3 year-old boy with cyanosis

 

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Doctor's Information

Name : Noshin
Family :Shirvandehi
Affiliation : Chamran Hospital
Academic Degree: Head of Radiolgy Department of Chamran Hospital
Email : This email address is being protected from spambots. You need JavaScript enabled to view it.
Resident : Ramin Pourghorban

 

Case Section

Cardiovascular

 

Patient's Information

Gender : Male
Age : 3

 

Clinical Summary

3 year-old boy with cyanosis

 

 

Imaging Findings

Post-contrast axial image (figure-1) reveals a defect between left atrium and left ventricle, implying VSD as well as right-sided descending aorta. Sagittal (figure-2) and axial (figure-3) MIP as well as 3D volume-rendered (figure-4) images demonstrate atresia of main pulmonary artery, accompanied by the presence of two large Major Aorto-Pulmonary Collateral Arteries (MAPCAs); one of them supplies the right pulmonary artery and the other supplies both right and left pulmonary arteries.

 

Differential Diagnosis

none (this is a pathognomonic feature)

 

Final Diagnosis

Tetralogy of Fallot

 

Discussion (Related Text)

Tetralogy of Fallot is among the most common cyanotic heart diseases in children and accounts for approximately 4%??8% of all congenital cardiac lesions. Depending on the degree of obstruction of the right ventricular out-flow tract, bronchial and aortopulmonary collateral vessels may supply a variable amount of blood to the lungs. Tetralogy of Fallot is often associated with pulmonary artery atresia of various degrees of severity (from mild arterial hypoplasia to the complete absence of the main pulmonary artery or the nonconfluence of its branches). Other commonly associated anomalies are right-sided aortic arch, which is present in 25% of cases, and atrial septal defect, which is present in approximately 5% of cases. Ventricular septal defect, persistent left superior vena cava, coronary artery abnormalities, and aberrant right subclavian artery also have been noted. Rarely, tracheoesophageal fistula, rib anomalies, and scoliosis are present. MAPCAs represent fetal primitive intersegmental arteries that originate from the descending aorta and have not involuted. They gain access to the lung through the hilum and connect with native pulmonary arteries in the mediastinum or at the lobar or subsegmental level. MAPCAs are different from bronchial arteries in a number of ways. Usually, MAPCAs do not branch in their mediastinal course, whereas bronchial arteries provide mediastinal branches and, in some cases, branches to the spinal cord. MAPCAs anastomose with the intrapulmonary arteries typically at or near the pulmonary hilum instead of in the periphery. MAPCAs may accompany bronchi but do not form a nutritive plexus around bronchi. Unlike bronchial arteries, MAPCAs are virtually never connected to intercostal arteries. Most MAPCAs have an elastic wall structure resembling the pulmonary artery or aorta rather than bronchial arteries.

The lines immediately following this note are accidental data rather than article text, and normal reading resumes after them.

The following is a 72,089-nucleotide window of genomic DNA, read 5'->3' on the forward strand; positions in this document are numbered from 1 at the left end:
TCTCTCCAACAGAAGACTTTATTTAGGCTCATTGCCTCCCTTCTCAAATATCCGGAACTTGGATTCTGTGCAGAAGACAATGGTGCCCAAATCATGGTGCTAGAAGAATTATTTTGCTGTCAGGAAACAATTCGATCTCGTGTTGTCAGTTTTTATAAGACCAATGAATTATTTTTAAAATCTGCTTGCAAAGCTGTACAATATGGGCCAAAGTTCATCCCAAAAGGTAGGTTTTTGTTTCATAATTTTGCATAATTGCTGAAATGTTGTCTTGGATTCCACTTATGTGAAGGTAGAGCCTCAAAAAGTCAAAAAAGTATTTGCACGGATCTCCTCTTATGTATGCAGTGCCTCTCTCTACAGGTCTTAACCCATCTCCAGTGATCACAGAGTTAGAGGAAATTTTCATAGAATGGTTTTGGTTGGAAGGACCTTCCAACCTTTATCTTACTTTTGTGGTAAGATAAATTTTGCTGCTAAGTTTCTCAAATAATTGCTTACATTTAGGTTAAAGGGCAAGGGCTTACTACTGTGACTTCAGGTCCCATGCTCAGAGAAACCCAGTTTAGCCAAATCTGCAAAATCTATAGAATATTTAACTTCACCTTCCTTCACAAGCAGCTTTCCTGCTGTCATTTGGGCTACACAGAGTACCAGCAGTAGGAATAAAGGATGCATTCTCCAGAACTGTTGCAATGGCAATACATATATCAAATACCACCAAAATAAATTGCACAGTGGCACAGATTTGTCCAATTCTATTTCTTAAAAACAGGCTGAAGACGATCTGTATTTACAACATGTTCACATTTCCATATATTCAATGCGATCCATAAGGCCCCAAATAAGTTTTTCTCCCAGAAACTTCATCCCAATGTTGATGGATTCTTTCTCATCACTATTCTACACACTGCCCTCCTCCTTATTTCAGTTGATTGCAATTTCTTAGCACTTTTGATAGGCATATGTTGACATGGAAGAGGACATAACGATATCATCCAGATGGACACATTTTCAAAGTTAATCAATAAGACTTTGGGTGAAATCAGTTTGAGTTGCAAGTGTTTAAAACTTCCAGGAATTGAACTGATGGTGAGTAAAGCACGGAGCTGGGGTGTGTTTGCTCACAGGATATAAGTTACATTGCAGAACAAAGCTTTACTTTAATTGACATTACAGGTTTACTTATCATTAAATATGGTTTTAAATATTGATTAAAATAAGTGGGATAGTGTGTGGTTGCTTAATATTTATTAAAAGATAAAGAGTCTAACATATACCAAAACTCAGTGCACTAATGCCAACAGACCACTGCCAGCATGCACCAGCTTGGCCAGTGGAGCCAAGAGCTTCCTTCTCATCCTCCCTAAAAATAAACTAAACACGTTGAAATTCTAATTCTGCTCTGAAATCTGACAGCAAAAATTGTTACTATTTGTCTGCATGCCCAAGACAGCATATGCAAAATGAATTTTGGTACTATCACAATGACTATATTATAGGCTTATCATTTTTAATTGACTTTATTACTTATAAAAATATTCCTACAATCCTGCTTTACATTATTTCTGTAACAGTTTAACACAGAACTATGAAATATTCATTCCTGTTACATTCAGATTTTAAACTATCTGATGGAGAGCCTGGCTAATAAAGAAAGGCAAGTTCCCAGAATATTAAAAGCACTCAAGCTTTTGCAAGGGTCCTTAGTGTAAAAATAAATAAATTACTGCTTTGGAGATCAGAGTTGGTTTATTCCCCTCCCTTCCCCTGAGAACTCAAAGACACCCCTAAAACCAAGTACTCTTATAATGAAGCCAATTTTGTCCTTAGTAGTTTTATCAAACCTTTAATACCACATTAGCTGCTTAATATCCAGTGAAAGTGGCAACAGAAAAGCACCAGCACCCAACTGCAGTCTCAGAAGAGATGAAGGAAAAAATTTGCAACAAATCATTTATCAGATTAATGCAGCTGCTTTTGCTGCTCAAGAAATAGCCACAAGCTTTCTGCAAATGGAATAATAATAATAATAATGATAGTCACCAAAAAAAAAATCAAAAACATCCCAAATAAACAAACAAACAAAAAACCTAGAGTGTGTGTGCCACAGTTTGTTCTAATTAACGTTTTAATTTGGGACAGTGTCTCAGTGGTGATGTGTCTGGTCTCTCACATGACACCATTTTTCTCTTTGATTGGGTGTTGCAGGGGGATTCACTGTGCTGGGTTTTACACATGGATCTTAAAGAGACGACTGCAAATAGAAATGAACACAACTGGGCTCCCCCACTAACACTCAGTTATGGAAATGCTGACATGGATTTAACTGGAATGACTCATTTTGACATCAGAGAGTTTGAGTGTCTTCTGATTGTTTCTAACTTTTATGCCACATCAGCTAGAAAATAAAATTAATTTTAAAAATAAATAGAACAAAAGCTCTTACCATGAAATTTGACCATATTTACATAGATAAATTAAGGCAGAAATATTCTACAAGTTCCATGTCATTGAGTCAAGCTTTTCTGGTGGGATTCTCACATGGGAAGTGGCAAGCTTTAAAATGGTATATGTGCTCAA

References

1. Boechat MI, Ratib O, Williams PL, et al. Cardiac MR Imaging and MR Angiography for Assessment of Complex Tetralogy of Fallot and Pulmonary Atresia. RadioGraphics2005; 25: 1535??1546.

2. Rajeshkannan R, Moorthy S, Sreekumar KP, etal. MR imaging of double-outlet right ventricle. AJR Am J Roentgenol2010; 194(1): 110??118.

 

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